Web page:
Getting Rid of Customers

Have you noticed the number of stories in the news about management decisions for failing companies? They seem to always be stories about increasing prices, increasing fees, cutting services, and pissing off as many existing customers as possible.

American Airlines, noticing that they’re getting fewer and fewer air travelers, has decided to increase the cost of having any luggage at all. Well, you still get 1 bag checked for free, and it’s only on certain international routes. But then again, when you consider how miserable it is to take a plane anywhere, I wonder if it’s a good idea. It’s like the Chicago Transit Authority (CTA).

The CTA has been losing money on a regular basis. Despite feel-good Nature geeks telling us that public transportation will save the planet, you typically can’t get where you want to go using public transportation. But a lot of people do ride buses. So the solution that comes to mind for the collective CTA management team is to cut services and raise prices.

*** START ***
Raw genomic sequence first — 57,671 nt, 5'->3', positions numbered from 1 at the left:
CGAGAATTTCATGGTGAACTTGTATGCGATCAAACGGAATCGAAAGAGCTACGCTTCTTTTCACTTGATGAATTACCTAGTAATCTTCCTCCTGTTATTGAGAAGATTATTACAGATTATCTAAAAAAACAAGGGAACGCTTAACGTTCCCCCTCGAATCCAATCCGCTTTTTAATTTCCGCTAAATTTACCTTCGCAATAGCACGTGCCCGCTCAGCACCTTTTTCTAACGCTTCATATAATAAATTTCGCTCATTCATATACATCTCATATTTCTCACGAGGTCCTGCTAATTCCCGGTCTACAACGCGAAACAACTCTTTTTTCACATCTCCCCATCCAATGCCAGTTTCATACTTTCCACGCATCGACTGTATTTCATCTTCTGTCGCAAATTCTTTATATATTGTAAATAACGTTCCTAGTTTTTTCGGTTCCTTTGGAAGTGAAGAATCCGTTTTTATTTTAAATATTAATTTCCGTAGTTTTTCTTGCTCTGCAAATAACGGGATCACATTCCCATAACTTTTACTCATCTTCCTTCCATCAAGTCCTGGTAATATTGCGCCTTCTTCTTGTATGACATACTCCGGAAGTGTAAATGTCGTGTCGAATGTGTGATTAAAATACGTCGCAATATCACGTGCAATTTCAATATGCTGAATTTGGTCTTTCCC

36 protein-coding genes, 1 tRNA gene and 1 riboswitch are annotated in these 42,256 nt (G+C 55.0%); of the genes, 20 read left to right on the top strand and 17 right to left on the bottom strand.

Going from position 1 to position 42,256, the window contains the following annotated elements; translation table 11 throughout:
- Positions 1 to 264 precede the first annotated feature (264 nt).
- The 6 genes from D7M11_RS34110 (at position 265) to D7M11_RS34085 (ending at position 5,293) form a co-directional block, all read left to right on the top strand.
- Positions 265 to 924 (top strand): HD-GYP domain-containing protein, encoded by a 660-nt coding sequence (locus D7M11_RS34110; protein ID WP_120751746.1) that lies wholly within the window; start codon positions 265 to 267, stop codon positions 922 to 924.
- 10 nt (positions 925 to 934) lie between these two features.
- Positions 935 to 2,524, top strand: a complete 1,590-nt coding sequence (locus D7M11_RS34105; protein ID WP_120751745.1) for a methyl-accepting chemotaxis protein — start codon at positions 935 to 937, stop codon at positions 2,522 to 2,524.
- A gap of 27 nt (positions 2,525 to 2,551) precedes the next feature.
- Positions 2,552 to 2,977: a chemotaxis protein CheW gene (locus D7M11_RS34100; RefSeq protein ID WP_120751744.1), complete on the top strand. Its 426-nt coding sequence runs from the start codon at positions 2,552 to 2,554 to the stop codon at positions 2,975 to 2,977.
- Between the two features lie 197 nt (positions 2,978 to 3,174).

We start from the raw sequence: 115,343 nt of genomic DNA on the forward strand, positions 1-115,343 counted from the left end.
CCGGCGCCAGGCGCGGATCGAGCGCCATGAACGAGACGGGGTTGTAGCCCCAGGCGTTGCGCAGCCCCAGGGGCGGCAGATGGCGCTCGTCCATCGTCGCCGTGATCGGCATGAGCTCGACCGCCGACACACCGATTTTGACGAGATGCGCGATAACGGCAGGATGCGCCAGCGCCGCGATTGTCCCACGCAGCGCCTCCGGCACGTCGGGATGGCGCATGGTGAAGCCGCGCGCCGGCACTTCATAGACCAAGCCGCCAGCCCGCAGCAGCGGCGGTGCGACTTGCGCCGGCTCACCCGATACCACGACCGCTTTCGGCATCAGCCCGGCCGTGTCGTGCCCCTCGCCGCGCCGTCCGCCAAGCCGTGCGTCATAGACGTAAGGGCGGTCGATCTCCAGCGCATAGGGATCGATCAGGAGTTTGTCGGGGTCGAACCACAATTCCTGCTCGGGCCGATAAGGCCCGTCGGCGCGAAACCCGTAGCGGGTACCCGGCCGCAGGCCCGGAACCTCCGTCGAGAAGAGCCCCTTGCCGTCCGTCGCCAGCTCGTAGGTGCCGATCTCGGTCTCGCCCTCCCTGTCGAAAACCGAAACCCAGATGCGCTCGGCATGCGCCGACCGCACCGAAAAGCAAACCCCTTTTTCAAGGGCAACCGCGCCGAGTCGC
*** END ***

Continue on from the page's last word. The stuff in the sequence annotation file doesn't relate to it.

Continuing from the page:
Companies like eBay choose to raise prices to list items, and make it harder and harder to sell anything on the site. Then they start losing both sellers and customers. I wonder why? Yet as the company nose-dives into the ground, they continue to talk about raising fees, cutting services, and making everything more difficult. What a great idea!

Seems that the dumber you are, the higher you rise in management. The less you’re interested in people, the higher you go in the Customer Service domain. The old rule of thumb continues: Whatever a company advertises as being The Single Thing they most care about, that’s for sure the thing they absolutely don’t want any part of whatsoever!

Everybody these days is talking about how important Customer Service is. All we hear is about how companies treat their customers like royalty. And if you’re actually a customer, you can count on the fact that you’re the least important person possible to anyone at all in those businesses.

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